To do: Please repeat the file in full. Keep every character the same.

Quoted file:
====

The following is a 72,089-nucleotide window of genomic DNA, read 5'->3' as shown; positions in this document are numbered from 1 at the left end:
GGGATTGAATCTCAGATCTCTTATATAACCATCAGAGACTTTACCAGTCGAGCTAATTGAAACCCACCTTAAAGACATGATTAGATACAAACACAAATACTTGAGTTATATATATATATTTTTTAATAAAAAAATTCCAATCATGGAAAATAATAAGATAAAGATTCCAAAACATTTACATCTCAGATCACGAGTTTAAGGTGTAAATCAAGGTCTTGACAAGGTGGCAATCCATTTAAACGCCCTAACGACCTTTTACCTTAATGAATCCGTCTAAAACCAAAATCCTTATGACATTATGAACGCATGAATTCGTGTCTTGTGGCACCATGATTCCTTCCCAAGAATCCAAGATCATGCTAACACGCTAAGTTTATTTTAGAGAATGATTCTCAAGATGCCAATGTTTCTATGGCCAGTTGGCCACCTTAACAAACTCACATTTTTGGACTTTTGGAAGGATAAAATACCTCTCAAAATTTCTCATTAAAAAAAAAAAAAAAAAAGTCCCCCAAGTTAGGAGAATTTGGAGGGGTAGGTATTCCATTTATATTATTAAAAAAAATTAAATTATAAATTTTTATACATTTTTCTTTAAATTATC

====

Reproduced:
The following is a 72,089-nucleotide window of genomic DNA, read 5'->3' as shown; positions in this document are numbered from 1 at the left end:
GGGATTGAATCTCAGATCTCTTATATAACCATCAGAGACTTTACCAGTCGAGCTAATTGAAACCCACCTTAAAGACATGATTAGATACAAACACAAATACTTGAGTTATATATATATATTTTTTAATAAAAAAATTCCAATCATGGAAAATAATAAGATAAAGATTCCAAAACATTTACATCTCAGATCACGAGTTTAAGGTGTAAATCAAGGTCTTGACAAGGTGGCAATCCATTTAAACGCCCTAACGACCTTTTACCTTAATGAATCCGTCTAAAACCAAAATCCTTATGACATTATGAACGCATGAATTCGTGTCTTGTGGCACCATGATTCCTTCCCAAGAATCCAAGATCATGCTAACACGCTAAGTTTATTTTAGAGAATGATTCTCAAGATGCCAATGTTTCTATGGCCAGTTGGCCACCTTAACAAACTCACATTTTTGGACTTTTGGAAGGATAAAATACCTCTCAAAATTTCTCATTAAAAAAAAAAAAAAAAAAGTCCCCCAAGTTAGGAGAATTTGGAGGGGTAGGTATTCCATTTATATTATTAAAAAAAATTAAATTATAAATTTTTATACATTTTTCTTTAAATTATC